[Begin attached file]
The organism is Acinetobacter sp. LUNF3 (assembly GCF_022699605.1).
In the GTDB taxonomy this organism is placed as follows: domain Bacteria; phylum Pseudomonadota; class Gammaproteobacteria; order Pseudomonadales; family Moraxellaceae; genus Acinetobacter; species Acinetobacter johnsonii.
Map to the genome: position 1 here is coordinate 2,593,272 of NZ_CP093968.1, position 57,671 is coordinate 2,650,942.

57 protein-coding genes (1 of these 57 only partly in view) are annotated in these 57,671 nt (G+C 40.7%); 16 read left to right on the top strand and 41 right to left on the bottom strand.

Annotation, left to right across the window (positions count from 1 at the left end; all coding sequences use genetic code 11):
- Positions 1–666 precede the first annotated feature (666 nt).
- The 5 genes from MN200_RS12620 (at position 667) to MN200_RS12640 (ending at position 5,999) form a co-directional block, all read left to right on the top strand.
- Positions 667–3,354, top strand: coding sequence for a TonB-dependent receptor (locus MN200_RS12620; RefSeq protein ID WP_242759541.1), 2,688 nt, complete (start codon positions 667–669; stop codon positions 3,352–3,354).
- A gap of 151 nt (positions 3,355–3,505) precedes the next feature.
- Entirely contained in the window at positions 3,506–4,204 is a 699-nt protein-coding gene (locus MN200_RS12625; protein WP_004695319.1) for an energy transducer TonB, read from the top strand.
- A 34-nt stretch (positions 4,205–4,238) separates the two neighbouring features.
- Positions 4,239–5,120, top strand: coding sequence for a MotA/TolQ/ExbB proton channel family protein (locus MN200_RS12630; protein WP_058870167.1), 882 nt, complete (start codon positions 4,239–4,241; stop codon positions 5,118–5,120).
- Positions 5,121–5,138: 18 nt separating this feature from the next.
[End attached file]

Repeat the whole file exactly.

The organism is Acinetobacter sp. LUNF3 (assembly GCF_022699605.1).
In the GTDB taxonomy this organism is placed as follows: domain Bacteria; phylum Pseudomonadota; class Gammaproteobacteria; order Pseudomonadales; family Moraxellaceae; genus Acinetobacter; species Acinetobacter johnsonii.
Map to the genome: position 1 here is coordinate 2,593,272 of NZ_CP093968.1, position 57,671 is coordinate 2,650,942.

57 protein-coding genes (1 of these 57 only partly in view) are annotated in these 57,671 nt (G+C 40.7%); 16 read left to right on the top strand and 41 right to left on the bottom strand.

Annotation, left to right across the window (positions count from 1 at the left end; all coding sequences use genetic code 11):
- Positions 1–666 precede the first annotated feature (666 nt).
- The 5 genes from MN200_RS12620 (at position 667) to MN200_RS12640 (ending at position 5,999) form a co-directional block, all read left to right on the top strand.
- Positions 667–3,354, top strand: coding sequence for a TonB-dependent receptor (locus MN200_RS12620; RefSeq protein ID WP_242759541.1), 2,688 nt, complete (start codon positions 667–669; stop codon positions 3,352–3,354).
- A gap of 151 nt (positions 3,355–3,505) precedes the next feature.
- Entirely contained in the window at positions 3,506–4,204 is a 699-nt protein-coding gene (locus MN200_RS12625; protein WP_004695319.1) for an energy transducer TonB, read from the top strand.
- A 34-nt stretch (positions 4,205–4,238) separates the two neighbouring features.
- Positions 4,239–5,120, top strand: coding sequence for a MotA/TolQ/ExbB proton channel family protein (locus MN200_RS12630; protein WP_058870167.1), 882 nt, complete (start codon positions 4,239–4,241; stop codon positions 5,118–5,120).
- Positions 5,121–5,138: 18 nt separating this feature from the next.